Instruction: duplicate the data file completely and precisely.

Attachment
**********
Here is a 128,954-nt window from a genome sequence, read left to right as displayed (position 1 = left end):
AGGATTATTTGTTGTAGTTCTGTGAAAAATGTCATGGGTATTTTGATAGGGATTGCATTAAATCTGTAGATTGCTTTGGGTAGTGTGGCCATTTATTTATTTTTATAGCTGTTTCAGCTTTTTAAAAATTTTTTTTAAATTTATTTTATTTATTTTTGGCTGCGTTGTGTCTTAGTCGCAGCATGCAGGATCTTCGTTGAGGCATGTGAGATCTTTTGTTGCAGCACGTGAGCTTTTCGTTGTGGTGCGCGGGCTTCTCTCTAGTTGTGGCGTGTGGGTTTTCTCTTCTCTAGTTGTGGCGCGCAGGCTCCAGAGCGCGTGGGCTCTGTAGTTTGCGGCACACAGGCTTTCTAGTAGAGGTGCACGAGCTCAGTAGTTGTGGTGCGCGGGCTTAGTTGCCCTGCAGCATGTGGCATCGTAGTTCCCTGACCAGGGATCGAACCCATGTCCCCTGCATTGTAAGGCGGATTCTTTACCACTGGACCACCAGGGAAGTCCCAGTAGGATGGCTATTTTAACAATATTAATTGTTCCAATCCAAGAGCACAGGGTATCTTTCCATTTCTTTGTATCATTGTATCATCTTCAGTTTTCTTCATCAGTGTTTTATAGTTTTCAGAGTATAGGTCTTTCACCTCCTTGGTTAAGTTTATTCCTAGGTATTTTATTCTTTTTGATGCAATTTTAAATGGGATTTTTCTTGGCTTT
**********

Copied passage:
Here is a 128,954-nt window from a genome sequence, read left to right as displayed (position 1 = left end):
AGGATTATTTGTTGTAGTTCTGTGAAAAATGTCATGGGTATTTTGATAGGGATTGCATTAAATCTGTAGATTGCTTTGGGTAGTGTGGCCATTTATTTATTTTTATAGCTGTTTCAGCTTTTTAAAAATTTTTTTTAAATTTATTTTATTTATTTTTGGCTGCGTTGTGTCTTAGTCGCAGCATGCAGGATCTTCGTTGAGGCATGTGAGATCTTTTGTTGCAGCACGTGAGCTTTTCGTTGTGGTGCGCGGGCTTCTCTCTAGTTGTGGCGTGTGGGTTTTCTCTTCTCTAGTTGTGGCGCGCAGGCTCCAGAGCGCGTGGGCTCTGTAGTTTGCGGCACACAGGCTTTCTAGTAGAGGTGCACGAGCTCAGTAGTTGTGGTGCGCGGGCTTAGTTGCCCTGCAGCATGTGGCATCGTAGTTCCCTGACCAGGGATCGAACCCATGTCCCCTGCATTGTAAGGCGGATTCTTTACCACTGGACCACCAGGGAAGTCCCAGTAGGATGGCTATTTTAACAATATTAATTGTTCCAATCCAAGAGCACAGGGTATCTTTCCATTTCTTTGTATCATTGTATCATCTTCAGTTTTCTTCATCAGTGTTTTATAGTTTTCAGAGTATAGGTCTTTCACCTCCTTGGTTAAGTTTATTCCTAGGTATTTTATTCTTTTTGATGCAATTTTAAATGGGATTTTTCTTGGCTTT